- Dr. D. Eugene Redmond Jr., a psychiatry professor, retired from Yale in 2018 after a University-Wide Committee on Sexual Misconduct concluded he sexually harassed a student.
- A 54-page independent investigation commissioned by Yale and published on Tuesday found that Redmond sexually assaulted five students at a research facility in St. Kitts in the Caribbean.
- The investigation found Redmond engaged in sexual misconduct with at least eight other undergraduates and one high school student over a period of 25 years.
- Yale President Peter Salovey ordered the investigation in January, and 110 witnesses, including 38 current and former students, most of whom were Yale undergrads, where interviewed as part of the probe.
- Redmond has not been criminally charged, and he has denied the allegations of sexual assault.
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A six-month investigation into a Yale Medical School professor found that he lured students down to a research facility in the Caribbean for decades, and sexually assaulted five of them.
Dr. D. Eugene Redmond Jr., a psychiatry professor, retired from Yale in 2018, after a University-Wide Committee on Sexual Misconduct concluded he sexually harassing a student. He is still awaiting disciplinary action, but an independent investigation into his conduct was launched in January.
The 54-page independent investigation commissioned by Yale and published on Tuesday – first reported on by The Yale Daily News and The New Haven Register – found that Redmond sexually assaulted five students at a research facility in St. Kitts and engaged in sexual misconduct with at least eight other undergraduates and one high school student over a period of 25 years.
“Each of these incidents occurred in a bedroom that Redmond required each student to share with him and after each of the students had been drinking with Redmond,” former US Attorney Deirdre Daly wrote in a summary of the investigation. “We have also determined that Redmond conducted, in St. Kitts, three purported medical exams of students that included inappropriate genital and/or rectal exams.”
Redmond had been a member of Yale’s faculty since 1974. According to the investigation, he claimed to have shut down his internship program in 1994, after three students complained of sexual misconduct and harassment, but he re-opened the program in 2001.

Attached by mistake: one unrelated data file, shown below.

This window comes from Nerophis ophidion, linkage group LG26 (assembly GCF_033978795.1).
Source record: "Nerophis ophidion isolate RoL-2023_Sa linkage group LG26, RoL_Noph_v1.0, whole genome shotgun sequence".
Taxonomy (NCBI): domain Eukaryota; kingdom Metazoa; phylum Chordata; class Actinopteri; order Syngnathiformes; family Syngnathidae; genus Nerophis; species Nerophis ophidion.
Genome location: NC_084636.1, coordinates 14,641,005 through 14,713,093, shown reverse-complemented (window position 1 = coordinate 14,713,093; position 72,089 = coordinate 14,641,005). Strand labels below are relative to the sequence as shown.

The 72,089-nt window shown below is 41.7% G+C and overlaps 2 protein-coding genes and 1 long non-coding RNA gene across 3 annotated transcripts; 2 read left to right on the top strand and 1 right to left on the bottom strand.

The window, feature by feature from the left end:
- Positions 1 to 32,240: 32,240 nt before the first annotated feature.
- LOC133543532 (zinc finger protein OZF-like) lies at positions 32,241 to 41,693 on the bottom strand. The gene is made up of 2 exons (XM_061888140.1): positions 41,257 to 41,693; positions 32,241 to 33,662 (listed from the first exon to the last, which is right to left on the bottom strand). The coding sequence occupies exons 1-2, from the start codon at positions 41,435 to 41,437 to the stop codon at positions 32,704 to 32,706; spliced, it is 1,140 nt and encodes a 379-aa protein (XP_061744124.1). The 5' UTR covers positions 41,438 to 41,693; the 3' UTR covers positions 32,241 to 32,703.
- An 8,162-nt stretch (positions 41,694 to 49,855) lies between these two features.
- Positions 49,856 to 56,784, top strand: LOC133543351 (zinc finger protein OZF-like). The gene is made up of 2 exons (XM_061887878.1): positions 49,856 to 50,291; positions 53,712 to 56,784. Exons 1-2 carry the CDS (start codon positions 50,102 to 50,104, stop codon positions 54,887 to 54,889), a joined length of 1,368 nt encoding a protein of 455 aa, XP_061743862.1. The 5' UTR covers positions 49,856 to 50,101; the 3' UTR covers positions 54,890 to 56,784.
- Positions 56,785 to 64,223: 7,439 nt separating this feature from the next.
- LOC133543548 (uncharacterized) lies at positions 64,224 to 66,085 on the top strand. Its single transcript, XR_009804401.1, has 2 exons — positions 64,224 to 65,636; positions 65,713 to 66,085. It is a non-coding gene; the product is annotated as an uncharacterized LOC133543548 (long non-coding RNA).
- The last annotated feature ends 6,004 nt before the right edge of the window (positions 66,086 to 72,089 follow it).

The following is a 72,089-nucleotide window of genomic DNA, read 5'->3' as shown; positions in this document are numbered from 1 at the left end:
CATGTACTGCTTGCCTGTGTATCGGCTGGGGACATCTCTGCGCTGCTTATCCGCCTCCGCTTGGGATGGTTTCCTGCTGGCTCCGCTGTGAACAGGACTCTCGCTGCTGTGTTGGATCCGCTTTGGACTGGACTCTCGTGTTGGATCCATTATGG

“Redmond carefully selected the interns he abused and harassed,” the report said. “He often isolated them from their peers and flattered them, supported them financially, offered assistance for admittance to medical school, expressed deep affection, discussed intimate sexual matters, and sought time alone with them.”
Yale President Peter Salovey ordered the investigation into Redmond in January, and 110 witnesses, including 38 current and former students, most of whom were Yale undergrads, where interviewed as part of the probe.
Daly said in his report on the investigation that the accounts of assault were “highly credible,” and those who were interviewed were “candid and straightforward.” Each allegation was corroborated by “family members, friends, or therapists to whom the students reported the incidents,” the document said.
New Haven and St. Kitts police have been notified of the investigation’s findings, according to a press release from Yale. Redmond has not been criminally charged and declined to be interviewed by the university. The report said he has “generally denied any complaints of sexual misconduct.”
Salovey said in a statement on Tuesday that he was “deeply sorry Redmond’s behaviour was not stopped once and for all when it was first reported.”
“I am grateful to the survivors who bravely came forward to report the assault and misconduct to which they were subjected,” he said. “The behaviours in question violate every expectation we have of our faculty and the trust our students, and society, place in educators.”
Yale said in its statement that the university has “implemented new protocols for the maintenance and review of faculty disciplinary records so that relevant administrators can easily access a complete picture of any prior misconduct.”
If you are a survivor of sexual assault, you can call the National Sexual Assault Hotline at 800.656.HOPE (4673) or visit hotline.rainn.org/online and receive confidential support.
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